Last week Jesus taught us and the disciples the importance of being prepared for His return. Tonight we will read verses 14-30 of Matthew 25, where Jesus teaches the responsibility of using the talents that God gave us for the glory of His kingdom.
Verses 14-19 set up the parable. Jesus tells the story of a man who traveled to a far place, then gave three of his servants unique numbers of “talents,” each according to the servants’ abilities. The word “talent” is a denomination of money in the parable, and the meaning of the parable itself has to do with the talents we are given, which makes it an apt use of the word. One of the servants received five talents, one received two, and the last servant received one talent. After the talents were given to the servants, the man left again. The servants that received five and three talents each doubled their talents via trade, but the servant that received a single talent simply buried it. After a period of time, the man returned and sought to get his “talents” back and anything else they may have earned in the interim.
Verses 20-30 bear the meaning of the parable. The servants that doubled their talents are rewarded by being made rulers over much, while the servant that merely hid his talent gives excuses for why he did not increase it and ultimately had his talent taken away and given to the servant that had ten talents.
Let’s talk about the one-talent servant’s reasons for not increasing his talent. He says in verse 24, “Lord, I knew you to be a hard man, reaping where you have not sown, and gathering where you have not scattered seed.” The servants’ master surely is powerful, and the servant has need to fear his master, but these reasons are not legitimate. The servant has an opinion that his master expects too much of him. The servant also seems to think little of his master’s character through the explanation he provides. In verse 26, the master calls this servant wicked and lazy, which is fitting when we consider the integrity of the reasoning for him not increasing his talent. It falls like a house of cards when inspected. Because of his lack of faith and service, this wicked and lazy servant is cast into outer darkness where there is sorrow and pain. Instead of trying to find a way around or out of using his talents for his master, the servant would have been much better off if he would have simply gained interest by putting his talents in the bank.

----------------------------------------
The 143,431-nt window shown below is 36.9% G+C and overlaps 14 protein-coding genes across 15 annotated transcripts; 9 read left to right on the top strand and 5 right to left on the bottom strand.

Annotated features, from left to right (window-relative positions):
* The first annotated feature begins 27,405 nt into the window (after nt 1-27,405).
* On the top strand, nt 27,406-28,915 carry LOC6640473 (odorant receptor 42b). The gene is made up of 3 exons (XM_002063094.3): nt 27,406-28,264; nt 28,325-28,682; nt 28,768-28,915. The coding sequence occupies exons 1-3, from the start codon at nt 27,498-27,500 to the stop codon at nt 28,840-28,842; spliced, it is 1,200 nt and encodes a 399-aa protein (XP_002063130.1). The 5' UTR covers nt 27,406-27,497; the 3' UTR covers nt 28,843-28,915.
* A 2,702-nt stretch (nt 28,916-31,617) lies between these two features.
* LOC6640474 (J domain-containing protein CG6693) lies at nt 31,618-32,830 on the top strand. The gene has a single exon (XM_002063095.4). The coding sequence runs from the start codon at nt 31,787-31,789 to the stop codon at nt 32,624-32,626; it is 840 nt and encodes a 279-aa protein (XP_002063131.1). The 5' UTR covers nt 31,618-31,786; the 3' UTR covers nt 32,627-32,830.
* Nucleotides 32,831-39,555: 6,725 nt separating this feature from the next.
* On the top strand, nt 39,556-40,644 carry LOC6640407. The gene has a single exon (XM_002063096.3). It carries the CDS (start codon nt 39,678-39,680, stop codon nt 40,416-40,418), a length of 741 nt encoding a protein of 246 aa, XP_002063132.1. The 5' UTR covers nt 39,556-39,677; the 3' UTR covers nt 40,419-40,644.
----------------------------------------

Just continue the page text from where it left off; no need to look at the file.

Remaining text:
The talents in this parable represent the unique and individual abilities we are each blessed with as children of God. They can be the ability to teach, give, share, comfort, fight or provide. Our talents can manifest as actual talents and abilities or material blessings. God has given each of us unique talents that He wants us to use to His glory. Some of us are given more than others, but as long as we use them to the glory of God, we can have confidence in the fact that He will reward us, making us rulers in heaven.
Our goal as followers of Christ needs to be like that of the five-talent man and the two-talent man: to increase. If I can teach others well, I ought to teach others. If I can listen well and be a supportive friend to many, I need to be there for those I can be. If I am blessed materially, I need to give to others. If I have the gift of encouraging others, I need to build up the people in my life. It is the same scenario with consolation, intellection, fellowship, leadership, mercy, forgiveness and any number of other positive methods we can use to help bring others closer to Christ.
What are your talents? How are you using them?
“Therefore, to him who knows to do good and does not do it, to him it is sin.” James 4:17